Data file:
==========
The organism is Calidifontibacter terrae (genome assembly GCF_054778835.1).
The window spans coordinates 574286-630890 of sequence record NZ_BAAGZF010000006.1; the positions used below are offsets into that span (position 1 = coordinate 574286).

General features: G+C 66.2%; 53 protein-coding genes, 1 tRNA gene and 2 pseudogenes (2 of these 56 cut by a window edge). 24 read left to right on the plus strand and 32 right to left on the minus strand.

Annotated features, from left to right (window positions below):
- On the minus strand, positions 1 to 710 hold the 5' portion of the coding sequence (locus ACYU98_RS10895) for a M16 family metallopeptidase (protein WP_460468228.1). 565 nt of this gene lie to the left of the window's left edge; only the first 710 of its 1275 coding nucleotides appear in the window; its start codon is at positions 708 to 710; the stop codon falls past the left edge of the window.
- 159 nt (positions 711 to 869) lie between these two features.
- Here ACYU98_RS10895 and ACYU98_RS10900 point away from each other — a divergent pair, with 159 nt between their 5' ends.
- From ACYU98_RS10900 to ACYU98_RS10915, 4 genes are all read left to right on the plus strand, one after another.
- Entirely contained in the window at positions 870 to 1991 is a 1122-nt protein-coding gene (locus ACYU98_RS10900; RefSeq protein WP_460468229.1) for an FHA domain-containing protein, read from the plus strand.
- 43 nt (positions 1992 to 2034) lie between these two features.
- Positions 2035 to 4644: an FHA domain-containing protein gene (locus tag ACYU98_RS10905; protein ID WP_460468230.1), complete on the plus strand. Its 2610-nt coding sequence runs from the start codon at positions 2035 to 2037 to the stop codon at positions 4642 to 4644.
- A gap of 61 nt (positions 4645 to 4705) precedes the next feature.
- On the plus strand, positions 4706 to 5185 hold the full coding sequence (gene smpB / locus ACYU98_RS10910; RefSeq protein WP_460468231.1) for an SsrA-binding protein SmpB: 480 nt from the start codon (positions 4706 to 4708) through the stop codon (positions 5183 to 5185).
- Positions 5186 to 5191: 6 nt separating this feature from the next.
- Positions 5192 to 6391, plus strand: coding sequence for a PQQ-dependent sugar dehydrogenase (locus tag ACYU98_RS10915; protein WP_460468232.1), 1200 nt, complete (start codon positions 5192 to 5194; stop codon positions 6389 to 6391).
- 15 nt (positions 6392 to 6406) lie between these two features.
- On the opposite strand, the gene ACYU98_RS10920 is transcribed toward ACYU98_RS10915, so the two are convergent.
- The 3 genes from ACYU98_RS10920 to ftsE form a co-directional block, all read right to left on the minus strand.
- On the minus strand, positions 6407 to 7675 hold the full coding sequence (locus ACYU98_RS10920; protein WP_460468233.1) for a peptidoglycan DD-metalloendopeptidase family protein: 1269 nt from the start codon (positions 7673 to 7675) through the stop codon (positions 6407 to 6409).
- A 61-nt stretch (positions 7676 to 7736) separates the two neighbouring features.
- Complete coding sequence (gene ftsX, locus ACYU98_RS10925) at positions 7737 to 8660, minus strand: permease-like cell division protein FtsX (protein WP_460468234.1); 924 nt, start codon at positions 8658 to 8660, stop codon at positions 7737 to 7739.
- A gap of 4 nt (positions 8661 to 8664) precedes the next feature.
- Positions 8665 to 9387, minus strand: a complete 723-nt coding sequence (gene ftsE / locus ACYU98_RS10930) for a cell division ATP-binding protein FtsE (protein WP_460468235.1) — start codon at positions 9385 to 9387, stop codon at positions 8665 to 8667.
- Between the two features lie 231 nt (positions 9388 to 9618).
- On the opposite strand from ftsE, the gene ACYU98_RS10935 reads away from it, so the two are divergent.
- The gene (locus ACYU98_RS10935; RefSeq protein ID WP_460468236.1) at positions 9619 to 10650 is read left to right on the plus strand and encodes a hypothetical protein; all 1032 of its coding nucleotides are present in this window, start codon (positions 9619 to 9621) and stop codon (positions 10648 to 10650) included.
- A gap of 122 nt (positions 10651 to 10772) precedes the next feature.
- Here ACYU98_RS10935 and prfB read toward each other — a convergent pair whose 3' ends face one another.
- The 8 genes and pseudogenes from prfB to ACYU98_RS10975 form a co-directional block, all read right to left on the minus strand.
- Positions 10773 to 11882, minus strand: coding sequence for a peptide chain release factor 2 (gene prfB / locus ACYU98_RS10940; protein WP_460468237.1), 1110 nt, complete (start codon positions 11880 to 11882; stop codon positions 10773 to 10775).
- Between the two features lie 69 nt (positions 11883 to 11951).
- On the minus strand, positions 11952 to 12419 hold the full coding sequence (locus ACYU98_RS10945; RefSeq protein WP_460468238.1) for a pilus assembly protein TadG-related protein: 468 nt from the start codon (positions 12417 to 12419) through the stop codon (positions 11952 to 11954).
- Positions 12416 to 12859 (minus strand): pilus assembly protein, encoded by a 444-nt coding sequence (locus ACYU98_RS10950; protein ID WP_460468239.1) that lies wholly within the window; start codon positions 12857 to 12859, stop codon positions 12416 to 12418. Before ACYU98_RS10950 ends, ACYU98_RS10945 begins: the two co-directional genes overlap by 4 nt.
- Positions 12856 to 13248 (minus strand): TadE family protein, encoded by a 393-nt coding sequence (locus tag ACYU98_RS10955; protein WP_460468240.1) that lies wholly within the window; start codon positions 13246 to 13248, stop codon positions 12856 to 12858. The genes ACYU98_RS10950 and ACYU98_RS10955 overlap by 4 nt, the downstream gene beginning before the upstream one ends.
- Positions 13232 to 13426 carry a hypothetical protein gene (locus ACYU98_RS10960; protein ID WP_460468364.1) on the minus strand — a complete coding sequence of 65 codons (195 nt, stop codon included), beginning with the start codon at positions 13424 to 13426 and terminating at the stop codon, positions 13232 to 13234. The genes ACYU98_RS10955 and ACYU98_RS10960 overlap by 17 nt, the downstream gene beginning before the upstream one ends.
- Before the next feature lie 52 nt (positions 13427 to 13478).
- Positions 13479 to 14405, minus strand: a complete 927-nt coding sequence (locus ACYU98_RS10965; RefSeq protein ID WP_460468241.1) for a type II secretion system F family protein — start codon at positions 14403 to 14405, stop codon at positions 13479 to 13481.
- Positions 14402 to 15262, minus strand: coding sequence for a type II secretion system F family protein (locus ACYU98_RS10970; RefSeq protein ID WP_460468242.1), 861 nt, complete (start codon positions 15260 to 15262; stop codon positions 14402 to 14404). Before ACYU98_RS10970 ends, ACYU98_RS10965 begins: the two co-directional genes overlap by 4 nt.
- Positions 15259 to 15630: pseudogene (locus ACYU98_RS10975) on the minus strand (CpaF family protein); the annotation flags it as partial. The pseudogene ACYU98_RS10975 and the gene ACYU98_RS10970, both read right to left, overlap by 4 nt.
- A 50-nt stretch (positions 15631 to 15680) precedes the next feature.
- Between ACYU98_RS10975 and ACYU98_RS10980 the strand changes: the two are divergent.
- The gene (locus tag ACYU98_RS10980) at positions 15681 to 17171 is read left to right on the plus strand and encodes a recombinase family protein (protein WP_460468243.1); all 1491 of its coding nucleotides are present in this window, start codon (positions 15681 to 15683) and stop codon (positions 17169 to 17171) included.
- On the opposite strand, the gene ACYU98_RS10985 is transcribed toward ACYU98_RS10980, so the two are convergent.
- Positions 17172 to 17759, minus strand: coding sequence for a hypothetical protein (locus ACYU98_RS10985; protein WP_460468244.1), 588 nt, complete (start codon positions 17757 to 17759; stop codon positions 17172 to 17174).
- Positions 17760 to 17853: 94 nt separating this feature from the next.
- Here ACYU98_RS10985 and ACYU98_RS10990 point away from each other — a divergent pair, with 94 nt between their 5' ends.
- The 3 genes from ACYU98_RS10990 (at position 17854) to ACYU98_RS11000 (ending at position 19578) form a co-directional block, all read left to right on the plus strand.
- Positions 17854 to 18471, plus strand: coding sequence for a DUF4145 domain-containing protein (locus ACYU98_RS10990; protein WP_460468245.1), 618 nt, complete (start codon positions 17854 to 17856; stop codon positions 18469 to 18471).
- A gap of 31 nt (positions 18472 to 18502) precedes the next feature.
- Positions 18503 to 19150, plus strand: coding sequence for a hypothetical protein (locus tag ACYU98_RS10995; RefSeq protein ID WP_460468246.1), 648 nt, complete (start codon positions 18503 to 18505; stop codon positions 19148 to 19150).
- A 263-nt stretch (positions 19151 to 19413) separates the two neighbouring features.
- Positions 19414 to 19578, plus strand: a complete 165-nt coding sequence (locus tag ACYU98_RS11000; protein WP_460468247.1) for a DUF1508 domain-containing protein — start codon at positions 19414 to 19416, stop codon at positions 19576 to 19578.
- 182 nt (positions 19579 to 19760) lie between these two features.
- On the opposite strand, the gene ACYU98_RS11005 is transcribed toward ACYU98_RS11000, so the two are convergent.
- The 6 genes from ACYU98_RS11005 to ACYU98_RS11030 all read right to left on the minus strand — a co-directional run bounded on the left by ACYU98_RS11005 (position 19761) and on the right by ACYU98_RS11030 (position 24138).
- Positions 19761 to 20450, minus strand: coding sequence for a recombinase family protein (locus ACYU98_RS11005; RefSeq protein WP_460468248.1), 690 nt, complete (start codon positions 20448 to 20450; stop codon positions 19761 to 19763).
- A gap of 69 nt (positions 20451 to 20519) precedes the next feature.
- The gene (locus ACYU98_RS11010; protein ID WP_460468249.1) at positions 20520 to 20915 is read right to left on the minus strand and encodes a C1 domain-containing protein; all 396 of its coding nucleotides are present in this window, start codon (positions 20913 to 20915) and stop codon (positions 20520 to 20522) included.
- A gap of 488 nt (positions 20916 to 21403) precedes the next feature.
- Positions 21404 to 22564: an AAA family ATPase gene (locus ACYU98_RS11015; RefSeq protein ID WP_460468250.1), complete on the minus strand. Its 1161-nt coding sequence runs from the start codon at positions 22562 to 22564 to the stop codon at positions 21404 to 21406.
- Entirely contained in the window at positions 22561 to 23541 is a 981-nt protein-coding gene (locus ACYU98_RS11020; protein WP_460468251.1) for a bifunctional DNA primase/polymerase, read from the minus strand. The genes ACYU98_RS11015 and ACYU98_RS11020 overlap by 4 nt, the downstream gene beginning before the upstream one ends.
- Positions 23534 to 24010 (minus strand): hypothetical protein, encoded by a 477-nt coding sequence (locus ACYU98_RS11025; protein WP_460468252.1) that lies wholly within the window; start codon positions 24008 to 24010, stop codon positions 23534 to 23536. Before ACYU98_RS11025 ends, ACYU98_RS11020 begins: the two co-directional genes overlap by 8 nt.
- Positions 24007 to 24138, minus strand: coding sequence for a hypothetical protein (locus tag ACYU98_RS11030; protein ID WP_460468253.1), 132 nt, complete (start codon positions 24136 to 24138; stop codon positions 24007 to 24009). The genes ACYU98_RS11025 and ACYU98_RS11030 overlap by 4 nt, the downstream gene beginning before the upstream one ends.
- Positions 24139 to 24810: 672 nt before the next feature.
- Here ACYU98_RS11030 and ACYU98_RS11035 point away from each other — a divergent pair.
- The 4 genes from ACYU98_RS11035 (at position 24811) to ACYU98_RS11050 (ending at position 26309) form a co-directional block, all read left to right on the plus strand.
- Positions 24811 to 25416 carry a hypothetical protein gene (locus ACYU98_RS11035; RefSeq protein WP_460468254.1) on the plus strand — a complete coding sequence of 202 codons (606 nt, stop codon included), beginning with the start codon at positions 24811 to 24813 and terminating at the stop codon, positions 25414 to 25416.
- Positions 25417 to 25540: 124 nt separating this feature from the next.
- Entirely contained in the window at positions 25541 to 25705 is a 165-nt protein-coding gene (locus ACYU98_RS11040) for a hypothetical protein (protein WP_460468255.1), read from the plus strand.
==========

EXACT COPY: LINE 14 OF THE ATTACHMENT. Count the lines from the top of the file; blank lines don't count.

- Positions 5186 to 5191: 6 nt separating this feature from the next.